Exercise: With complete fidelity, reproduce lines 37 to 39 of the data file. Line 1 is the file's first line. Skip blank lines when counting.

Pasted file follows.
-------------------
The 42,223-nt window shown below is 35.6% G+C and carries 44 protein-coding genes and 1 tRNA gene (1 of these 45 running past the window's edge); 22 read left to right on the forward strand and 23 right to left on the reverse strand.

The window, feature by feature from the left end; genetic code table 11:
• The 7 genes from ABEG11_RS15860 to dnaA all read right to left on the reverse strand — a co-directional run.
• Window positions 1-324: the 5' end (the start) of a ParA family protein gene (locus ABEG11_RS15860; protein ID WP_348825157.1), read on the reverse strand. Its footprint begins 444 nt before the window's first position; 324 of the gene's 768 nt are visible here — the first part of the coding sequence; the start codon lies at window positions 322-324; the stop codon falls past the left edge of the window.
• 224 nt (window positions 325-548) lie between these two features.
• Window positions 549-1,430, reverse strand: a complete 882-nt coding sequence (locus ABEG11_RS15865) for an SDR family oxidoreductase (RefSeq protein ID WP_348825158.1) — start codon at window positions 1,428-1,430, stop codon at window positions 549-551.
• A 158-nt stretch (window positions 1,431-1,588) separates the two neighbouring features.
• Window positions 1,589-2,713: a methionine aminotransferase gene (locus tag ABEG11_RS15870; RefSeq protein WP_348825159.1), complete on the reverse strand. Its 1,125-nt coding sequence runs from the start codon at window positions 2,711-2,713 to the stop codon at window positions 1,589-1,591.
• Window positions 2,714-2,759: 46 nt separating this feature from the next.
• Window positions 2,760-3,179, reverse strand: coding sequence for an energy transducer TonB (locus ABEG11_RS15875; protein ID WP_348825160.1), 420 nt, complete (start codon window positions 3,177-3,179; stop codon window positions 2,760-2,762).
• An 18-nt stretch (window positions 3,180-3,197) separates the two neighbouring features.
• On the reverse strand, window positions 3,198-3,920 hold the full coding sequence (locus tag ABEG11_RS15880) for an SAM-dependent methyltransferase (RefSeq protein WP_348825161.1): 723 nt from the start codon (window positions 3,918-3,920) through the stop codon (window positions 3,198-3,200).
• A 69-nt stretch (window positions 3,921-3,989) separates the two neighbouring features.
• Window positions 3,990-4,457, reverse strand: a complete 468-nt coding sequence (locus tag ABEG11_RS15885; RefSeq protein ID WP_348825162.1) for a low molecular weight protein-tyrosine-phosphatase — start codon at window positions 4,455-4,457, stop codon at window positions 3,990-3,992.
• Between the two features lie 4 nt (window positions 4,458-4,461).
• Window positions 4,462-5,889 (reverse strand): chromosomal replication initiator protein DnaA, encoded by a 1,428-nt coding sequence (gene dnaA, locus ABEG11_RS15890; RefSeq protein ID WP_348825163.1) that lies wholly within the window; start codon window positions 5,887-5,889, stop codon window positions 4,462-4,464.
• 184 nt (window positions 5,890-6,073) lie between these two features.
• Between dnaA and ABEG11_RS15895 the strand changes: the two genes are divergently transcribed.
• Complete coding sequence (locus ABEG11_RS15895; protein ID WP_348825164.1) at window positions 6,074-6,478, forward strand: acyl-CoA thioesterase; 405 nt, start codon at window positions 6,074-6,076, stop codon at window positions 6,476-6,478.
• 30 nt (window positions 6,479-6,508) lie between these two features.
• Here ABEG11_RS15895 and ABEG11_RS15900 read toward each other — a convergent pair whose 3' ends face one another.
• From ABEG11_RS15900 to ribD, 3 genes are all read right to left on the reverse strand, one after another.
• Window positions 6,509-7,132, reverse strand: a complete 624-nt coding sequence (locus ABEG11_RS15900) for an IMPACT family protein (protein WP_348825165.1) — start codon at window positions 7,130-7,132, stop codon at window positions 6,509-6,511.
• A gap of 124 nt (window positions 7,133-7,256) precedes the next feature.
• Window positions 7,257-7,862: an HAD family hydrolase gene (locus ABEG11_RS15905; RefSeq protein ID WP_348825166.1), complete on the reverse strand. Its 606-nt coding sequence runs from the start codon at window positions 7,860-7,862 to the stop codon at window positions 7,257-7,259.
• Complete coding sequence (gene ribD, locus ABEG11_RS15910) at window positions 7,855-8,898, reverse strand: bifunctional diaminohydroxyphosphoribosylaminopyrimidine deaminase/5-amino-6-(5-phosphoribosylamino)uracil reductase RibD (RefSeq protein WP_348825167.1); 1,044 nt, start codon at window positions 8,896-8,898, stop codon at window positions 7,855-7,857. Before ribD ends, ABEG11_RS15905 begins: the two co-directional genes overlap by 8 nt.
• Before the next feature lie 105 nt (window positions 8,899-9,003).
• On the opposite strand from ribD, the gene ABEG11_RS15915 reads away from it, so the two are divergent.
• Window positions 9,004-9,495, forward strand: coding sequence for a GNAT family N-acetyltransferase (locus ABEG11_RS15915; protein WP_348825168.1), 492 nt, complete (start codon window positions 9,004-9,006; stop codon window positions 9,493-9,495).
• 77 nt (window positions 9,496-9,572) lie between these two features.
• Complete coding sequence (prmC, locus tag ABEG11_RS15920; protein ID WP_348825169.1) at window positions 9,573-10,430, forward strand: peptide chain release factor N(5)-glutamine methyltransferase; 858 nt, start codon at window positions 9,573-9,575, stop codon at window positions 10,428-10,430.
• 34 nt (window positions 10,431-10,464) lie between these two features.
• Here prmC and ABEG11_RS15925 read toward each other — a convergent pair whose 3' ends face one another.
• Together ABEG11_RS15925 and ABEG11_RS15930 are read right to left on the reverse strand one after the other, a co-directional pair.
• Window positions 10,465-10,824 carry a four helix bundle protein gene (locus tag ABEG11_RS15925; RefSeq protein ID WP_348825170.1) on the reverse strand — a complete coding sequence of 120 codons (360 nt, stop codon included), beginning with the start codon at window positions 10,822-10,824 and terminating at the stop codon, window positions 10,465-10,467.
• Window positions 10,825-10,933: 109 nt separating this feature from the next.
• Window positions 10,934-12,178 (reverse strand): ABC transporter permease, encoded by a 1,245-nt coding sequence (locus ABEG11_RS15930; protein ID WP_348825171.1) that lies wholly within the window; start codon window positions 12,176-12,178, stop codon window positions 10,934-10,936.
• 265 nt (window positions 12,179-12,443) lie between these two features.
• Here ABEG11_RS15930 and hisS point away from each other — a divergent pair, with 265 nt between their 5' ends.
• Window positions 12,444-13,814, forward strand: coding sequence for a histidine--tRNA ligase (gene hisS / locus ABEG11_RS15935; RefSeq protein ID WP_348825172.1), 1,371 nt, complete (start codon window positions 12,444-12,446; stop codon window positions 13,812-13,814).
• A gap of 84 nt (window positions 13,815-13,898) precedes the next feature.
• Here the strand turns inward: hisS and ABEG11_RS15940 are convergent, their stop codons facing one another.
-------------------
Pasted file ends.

• Window positions 10,934-12,178 (reverse strand): ABC transporter permease, encoded by a 1,245-nt coding sequence (locus ABEG11_RS15930; protein ID WP_348825171.1) that lies wholly within the window; start codon window positions 12,176-12,178, stop codon window positions 10,934-10,936.
• 265 nt (window positions 12,179-12,443) lie between these two features.
• Here ABEG11_RS15930 and hisS point away from each other — a divergent pair, with 265 nt between their 5' ends.